French word for avenue.
City in the Canary Islands.
Crossword clues he could not get.
Sighed, accepted defeat,
for he rarely completed one.
No need to get upset.
Put the newspaper down,
and turned the news on.
Always it could not be worse.
No sign of things getting better.
Made being human seem a curse.
But at least he was in control of the radio,
he could turn it off.
There was silence then.
Could even hear a neighbour cough.
There would be another crossword
in the newspaper tomorrow,
but it kept coming in from all directions,
and he could not turn it off,
the agitations of being human,
the frictions in the lines,
the joy, yes, and the sorrow.
No hearts were ever broken,
no love was ever woken
over crossword clues.
Once again, he turned on the news,
to hear about the masked men
waving rifles in armoured cars,
who drove the desert,
to create a new state,
founded on fear and hate,
imposed on others with bombs and guns.
Outside, through the kitchen window,
September sunshine on the garden,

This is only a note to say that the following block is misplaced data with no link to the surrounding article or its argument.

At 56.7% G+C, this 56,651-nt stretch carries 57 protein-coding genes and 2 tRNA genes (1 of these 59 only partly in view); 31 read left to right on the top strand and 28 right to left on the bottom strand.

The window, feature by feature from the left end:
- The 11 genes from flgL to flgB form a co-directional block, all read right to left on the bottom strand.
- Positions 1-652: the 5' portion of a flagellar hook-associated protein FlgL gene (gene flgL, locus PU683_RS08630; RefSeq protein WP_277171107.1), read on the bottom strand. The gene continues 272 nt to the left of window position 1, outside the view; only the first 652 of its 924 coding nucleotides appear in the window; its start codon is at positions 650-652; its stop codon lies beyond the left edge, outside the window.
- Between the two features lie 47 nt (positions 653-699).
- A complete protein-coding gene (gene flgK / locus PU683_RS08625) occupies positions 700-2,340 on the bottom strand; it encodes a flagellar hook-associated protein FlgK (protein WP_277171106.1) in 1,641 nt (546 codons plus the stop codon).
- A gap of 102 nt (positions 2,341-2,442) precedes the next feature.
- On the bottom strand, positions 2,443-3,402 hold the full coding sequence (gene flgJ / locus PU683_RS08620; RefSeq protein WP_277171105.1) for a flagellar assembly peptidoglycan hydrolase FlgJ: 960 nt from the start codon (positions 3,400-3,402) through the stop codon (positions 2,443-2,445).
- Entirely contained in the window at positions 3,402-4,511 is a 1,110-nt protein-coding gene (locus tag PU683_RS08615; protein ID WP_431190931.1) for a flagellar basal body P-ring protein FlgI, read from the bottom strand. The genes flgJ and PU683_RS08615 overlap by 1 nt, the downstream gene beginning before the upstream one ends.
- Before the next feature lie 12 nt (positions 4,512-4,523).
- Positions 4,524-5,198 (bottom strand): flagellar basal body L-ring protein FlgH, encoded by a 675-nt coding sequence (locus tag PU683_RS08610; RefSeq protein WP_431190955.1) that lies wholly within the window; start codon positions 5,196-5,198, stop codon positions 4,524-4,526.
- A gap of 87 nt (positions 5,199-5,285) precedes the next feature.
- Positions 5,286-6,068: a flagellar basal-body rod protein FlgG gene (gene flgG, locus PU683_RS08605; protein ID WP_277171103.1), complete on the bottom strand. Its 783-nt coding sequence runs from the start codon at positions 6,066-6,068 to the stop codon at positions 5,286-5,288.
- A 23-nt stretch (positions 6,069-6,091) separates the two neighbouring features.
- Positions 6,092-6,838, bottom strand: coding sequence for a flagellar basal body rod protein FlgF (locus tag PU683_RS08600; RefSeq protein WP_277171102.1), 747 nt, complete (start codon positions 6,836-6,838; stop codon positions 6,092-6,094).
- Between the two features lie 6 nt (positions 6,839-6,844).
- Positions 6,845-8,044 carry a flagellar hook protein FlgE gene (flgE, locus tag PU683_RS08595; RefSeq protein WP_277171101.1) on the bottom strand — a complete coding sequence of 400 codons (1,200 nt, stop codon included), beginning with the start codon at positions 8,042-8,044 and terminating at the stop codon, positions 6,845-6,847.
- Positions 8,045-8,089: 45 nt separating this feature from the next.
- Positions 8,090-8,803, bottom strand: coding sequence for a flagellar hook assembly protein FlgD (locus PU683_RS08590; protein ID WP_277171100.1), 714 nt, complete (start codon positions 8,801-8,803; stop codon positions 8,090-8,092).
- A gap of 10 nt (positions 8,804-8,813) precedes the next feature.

and after the lame legged sparrow,
the rough coated tom cat runs.
They learned nothing from the fall of Babylon,
nothing from the siege of Jericho,
prepared to let the feuds go on and on,
dividing the walls of Jerusalem,
barricading the battle ground,
disallowing the pilgrim a place to go.
Half in a doze, sat in his chair,
he looked up, to see,
at the top of a stair,
a grandmother clock,
to chime the time clear.
Seemed well wound.
Only made a sound
when it announced the hour.
Proudly beside her,
stood a grandfather clock.
They made the house they lived in
for they were magical to see.
He woke and wondered
why no one had thought
a grandmother clock could be.
If she existed,
she could help to keep the balance,
for at the head of a family,
there is a grandfather and a grandmother.
That was true. On that others would agree.
Las Palmas. There it was.
The name of the city in the Canary Islands,
the answer to the crossword clue
on the puzzle page
in the newspaper the next day.
He was glad of one solution.